Niks: I love the combination of French, English and Latvian, and the song itself.

Edgars Kreilis — "Cherry Absinthe"

Joe: 27-year-old Jelgava native Edgars Kreilis is back for the third year in a row, hoping to improve on an appearance in last year's finals thanks to his gritty pop song about a difficult childhood connecting with voters. This year's number uses the same basic musical formula of his 2018 finals success, but this time around the lyrics deal with a far less serious late-night winter romance after drinking cherry absinthe.

Alise: I didn't even remember that he got into finals.

Niks: I couldn't even remember this song, it just doesn't get stuck in my head and that means the song isn't catchy.

Laime pilnīga — "Awe"

Joe: These first time Supernova contestants have been quite active in the Latvian music scene throughout the last decade, with all three of Laime Pilnīga's (Latvian for "Complete Happiness") LPs having been nominated for "Best Rock Album" at the yearly "Zelta Mikrofons" ("Golden Microphone") music award ceremony. Their song "Awe" sounds like it would be more likely to found on Adult Contemporary Radio rather than the glam "Grand Final" stage, but there's nothing less predictable than what Eurovision voters will be looking for on the day of the big show.

Alise: I just don't get it why people like it. 😹😹😹😹😹

Niks: Pass.

Aivo Oskis — "Somebody's Got My Lover"

Joe: Another first-time Supernova contestant, Aivo Oskis has been quite active on the Baltic music contest circuit since returning a few years ago from an extended stay abroad, having appeared on both the Latvian and Lithuanian versions of the "X Factor" in the last two years. His entry "Somebody's Got My Lover" is a bit of cognitive dissonance, pairing heartbroken lyrics about a lost high school love with loungey, danceable upbeat pop backing track.

Alise: Honestly, he tried to make an other typical pop song that is not memorable and hopes to get in Eurovision with this.

Niks: The melody sounds fine but the singer isn't.

Markus Riva — "You Make Me So Crazy"

Joe: There is consistent, and then there is Markus Riva, who has competed in all five seasons of Supernova in a never-ending quest to finally represent Latvia in Eurovision. Despite high-profile gigs including a Radio SWH show and hosting Latvia's version of the "X Factor," as well as a sizable following in neighboring countries capped off by his duet with Мята "Не відпускай" winning "Song of the Year" on Ukrainian National TV's New Year's broadcast, success in Supernova has so far eluded this prolific pop star.

Alise: 5th year and it gets worse and worse. He made it so far that he is even famous in Ukraine and YET can't make actually a good song for Eurovision.

Niks: For some people 3rd time's the charm, if not they usually give up — but Riva doesn't give up. That's a good personal quality, but the songs just keep getting worse and worse and he could just stop.

Samanta Tīna — "Cutting The Wire"

Joe: Though not quite as much of a permanent fixture as Mr. Riva, Samanta Tīna is also no stranger to Supernova, having competed with two different songs in 2016 before dramatically telling the audience to not vote for her because neither of the songs were good enough. She's back with a vengeance this year though, with her very confident and very Eurovision-y entry "Cutting the Wire" placing first in her semi-final round.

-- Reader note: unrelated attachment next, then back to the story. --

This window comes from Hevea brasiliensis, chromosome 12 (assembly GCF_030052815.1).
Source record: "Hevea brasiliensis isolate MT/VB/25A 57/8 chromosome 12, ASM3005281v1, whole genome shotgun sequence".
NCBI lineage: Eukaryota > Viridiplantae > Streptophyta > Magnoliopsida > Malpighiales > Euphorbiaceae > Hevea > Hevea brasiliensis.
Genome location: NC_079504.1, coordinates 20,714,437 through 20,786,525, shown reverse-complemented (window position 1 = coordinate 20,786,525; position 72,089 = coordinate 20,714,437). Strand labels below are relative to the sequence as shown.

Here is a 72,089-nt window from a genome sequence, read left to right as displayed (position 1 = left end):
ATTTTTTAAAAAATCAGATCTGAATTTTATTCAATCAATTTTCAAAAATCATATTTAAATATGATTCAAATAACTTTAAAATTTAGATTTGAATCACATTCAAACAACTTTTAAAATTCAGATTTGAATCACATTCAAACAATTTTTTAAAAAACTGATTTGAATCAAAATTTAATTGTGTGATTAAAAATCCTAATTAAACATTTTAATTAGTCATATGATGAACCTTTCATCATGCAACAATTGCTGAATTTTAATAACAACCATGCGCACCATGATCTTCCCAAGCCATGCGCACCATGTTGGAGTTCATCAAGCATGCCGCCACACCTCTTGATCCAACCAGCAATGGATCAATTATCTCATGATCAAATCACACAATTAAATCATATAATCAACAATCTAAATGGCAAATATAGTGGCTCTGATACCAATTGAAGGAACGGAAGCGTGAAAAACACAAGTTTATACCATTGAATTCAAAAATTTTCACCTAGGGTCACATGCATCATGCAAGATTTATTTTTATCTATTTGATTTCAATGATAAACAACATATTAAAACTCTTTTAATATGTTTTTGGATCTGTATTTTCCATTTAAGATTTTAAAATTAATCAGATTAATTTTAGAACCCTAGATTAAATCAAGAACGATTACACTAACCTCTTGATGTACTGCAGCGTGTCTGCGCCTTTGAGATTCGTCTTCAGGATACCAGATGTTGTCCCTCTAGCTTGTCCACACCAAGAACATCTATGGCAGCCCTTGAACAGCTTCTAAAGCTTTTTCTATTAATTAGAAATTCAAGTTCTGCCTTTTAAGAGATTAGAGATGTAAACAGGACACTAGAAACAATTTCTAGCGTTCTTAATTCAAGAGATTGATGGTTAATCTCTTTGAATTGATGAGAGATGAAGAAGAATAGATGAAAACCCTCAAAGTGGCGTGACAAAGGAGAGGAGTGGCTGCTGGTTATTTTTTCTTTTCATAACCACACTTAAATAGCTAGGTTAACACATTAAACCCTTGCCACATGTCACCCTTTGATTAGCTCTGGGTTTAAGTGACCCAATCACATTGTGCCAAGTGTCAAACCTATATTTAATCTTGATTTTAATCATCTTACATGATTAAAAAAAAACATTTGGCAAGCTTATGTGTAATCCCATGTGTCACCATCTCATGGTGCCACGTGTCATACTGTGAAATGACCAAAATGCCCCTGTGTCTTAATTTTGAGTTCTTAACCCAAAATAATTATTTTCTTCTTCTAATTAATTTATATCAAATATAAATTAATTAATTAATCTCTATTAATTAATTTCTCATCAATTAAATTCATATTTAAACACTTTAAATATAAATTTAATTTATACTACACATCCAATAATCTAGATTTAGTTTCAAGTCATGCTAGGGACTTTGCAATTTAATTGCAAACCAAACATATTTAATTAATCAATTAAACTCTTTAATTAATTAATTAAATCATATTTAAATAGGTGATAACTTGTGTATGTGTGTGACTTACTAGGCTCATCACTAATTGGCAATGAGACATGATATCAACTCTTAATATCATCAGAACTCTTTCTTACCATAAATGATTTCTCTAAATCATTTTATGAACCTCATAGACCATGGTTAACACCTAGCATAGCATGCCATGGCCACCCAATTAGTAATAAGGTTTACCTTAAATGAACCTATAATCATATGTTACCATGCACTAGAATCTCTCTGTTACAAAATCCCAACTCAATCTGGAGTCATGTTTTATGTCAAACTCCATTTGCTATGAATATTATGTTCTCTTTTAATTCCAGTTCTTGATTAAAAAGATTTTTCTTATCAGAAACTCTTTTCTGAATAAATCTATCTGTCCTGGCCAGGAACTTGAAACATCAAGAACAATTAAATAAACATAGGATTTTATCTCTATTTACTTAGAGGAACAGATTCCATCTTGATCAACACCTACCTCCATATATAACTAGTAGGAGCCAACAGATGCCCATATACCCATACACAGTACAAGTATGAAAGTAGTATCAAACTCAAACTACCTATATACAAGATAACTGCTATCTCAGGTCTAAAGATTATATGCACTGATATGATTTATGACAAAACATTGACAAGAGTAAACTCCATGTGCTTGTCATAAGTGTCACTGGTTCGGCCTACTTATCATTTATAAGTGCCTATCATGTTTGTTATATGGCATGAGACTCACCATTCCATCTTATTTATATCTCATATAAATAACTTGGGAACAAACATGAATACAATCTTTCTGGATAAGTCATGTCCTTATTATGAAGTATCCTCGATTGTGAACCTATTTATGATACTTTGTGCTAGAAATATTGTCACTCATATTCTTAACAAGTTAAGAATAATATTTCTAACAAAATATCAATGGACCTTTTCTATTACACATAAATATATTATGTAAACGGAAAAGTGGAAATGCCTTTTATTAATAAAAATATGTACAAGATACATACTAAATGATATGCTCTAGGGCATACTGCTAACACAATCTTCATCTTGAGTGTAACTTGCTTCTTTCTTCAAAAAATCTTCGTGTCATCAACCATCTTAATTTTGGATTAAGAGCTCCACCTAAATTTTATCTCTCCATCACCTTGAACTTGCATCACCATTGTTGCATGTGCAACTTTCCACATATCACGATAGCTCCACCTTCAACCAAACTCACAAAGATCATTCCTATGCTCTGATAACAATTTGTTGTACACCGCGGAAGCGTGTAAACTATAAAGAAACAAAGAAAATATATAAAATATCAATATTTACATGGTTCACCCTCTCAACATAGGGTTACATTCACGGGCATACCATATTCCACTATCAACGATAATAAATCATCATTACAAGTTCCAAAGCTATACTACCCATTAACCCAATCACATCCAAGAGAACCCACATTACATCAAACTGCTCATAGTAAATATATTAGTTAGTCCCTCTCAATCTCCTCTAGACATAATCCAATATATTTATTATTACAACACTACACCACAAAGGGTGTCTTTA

Alise: She has nice voice, but... let's be honest. Not a song for Eurovision, it's just nothing special.

Niks: I like the outfits and the song but this is not the song I would send to Eurovision.

Joe's Top 3:

  1. Dziļi Violets ft. Kozmens — "Tautas Dziesma" The legendary and sorely missed Rīga's beaver always wanted to be a symbol of European culture, and it's my mission to allow his human form of Kozmens to fulfill the dream.
  2. Carousel — "That Night" In both fantasy football and in Eurovision there's always the decision to be made between "playing it safe" and "going big or going home," and this is the kind of song that has huge boom-bust "dark horse" potential depending on how the rest of Europe is feeling this May.
  3. Markus Riva — "You Make Me So Crazy" If it's not one of the first two, then come on Latvia; just send the poor guy to Eurovision, for crying out loud! Even his song titles of "This Time" and "You Make Me So Crazy" sound like a desperate cry for help from the person who probably cares more about Eurovision than the rest of Latvia combined.

Niks' Top 3:

  1. Carousel — "That Night"
  2. Dziļi Violets ft. Kozmens — "Tautas Dziesma"
  3. Samanta Tīna — "Cutting the Wire"

Alise's Top 3:

I only have a "top 2." Seriously, I didn't like the rest. They didn't get to me, and in my opinion the other songs are not qualified for Eurovision. But, well... many people, many thoughts.
  1. Carousel — "That Night"
  2. Dziļi Violets ft. Kozmens — "Tautas Dziesma"

So who will come out on top this Saturday? As Alise mentioned, it's up to you to decide! You can tune into Supernova tomorrow at 9:25 PM on LTV 1 or at using either the "LTV1" stream for here in Latvia or the "LTV VISIEM" stream for those of you abroad. Take care!

About the authors:

Joe Horgan is the editor of Latvia Weekly has an unhealthy obsession with both Latvian politics and pop culture. If he had any musical talent and/or were a Latvian citizen, he would probably also try to compete in Supernova.

Alise and Niks are co-hosts of the monthly English language "Sunlit Era" internet radio show which explores life in Latvia as high school students. Their next episode will be on March 3rd, and will discuss International Women's Day.